While most OEMs are still mum to most press inquiries, The Wall Street Journal is reporting that Qualcomm chips will power offerings from both Dell and Samsung. Dell’s offering will be a notebook that converts to a tablet; no details on what Samsung is planning are available at this time.
While no OEM has gave concrete reasons for not using Qualcomm, which is known for its robust Snapdragon line of mobile chips, off the record speculation points to supply issues from Qualcomm’s fabrication source.
For Qualcomm, this is likely a sigh of relief as the company has had a challenging experience to date with Windows RT. HP initially had Qualcomm lined up as a chip supplier, but abandoned those plans to instead offer tablets running the x86 version of Windows 8 powered by ARM chips. Microsoft also gave the company a snub when it chose NVIDIA for its Surface tablet.
In a Monday blog post Mike Angiulo, the vice president of Microsoft’s Ecosystem and Planning team, described how important collaboration between Microsoft at OEMs is in a Monday blog post.
“Our engineering collaboration on these Windows RT PCs has been strong, collaborating with the PC manufacturers, Silicon partners, and Operators to focus on hardware, software and services integration,” Mr. Angiulo wrote. “Each respective partner was committed to sharing early iterations of their products, whether it was a SoC bring-up board, early builds of Windows RT, firmware and drivers, or hundreds of pre-release PC hardware samples (such as the ones featured in earlier demonstrations and videos).”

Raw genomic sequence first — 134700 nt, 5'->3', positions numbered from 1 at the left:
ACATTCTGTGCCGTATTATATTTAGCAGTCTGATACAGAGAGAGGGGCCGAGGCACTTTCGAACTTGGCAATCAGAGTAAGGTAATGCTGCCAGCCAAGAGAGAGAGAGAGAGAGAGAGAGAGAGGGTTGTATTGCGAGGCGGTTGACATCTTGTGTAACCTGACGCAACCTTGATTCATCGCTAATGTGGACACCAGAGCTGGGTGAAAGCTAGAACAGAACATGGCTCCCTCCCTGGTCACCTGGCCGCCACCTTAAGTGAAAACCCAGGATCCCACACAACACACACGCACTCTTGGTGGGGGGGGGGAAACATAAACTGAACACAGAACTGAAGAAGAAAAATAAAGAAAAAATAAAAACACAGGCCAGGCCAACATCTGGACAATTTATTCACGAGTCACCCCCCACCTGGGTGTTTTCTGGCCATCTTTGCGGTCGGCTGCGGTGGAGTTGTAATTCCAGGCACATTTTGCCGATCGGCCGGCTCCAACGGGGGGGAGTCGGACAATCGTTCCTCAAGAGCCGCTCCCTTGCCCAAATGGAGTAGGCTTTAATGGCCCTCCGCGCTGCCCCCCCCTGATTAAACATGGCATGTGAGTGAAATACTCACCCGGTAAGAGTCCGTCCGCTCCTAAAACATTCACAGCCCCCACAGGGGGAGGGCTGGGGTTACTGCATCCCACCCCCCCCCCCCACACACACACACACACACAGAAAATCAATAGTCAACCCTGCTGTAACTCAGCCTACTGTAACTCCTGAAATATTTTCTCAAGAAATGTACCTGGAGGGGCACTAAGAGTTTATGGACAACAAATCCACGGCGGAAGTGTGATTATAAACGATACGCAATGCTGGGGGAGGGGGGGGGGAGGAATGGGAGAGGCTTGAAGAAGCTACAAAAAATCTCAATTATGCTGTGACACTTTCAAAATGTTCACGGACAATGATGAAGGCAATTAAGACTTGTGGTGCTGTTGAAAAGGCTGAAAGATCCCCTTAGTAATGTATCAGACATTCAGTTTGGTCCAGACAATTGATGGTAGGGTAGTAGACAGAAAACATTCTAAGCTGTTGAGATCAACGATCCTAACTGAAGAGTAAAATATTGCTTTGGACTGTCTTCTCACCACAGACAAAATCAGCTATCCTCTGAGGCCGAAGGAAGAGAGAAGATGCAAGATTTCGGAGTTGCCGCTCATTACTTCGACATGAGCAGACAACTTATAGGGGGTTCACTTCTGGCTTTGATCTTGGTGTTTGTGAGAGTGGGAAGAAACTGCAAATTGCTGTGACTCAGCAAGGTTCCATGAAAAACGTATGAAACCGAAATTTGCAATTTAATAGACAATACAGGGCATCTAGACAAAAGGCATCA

“Product designs were informed and revised by our collective efforts through development and testing. As a result, all of these Windows RT PCs will have consistent fast and fluid touch interactions, long battery life, connected standby, and are beautiful, thin, and light designs. All of these are designed to make the most of the capabilities of Windows RT.”
Toshiba is a notable exception to the Windows RT OEM list. The company announced Tuesday morning that it was instead building Windows 8 tablets with Intel and AMD chips because it claims component delays would “make a timely launch impossible.”
“We will continue to look into the possibility of Windows RT products in the future while monitoring market conditions,” a Toshiba spokesperson said.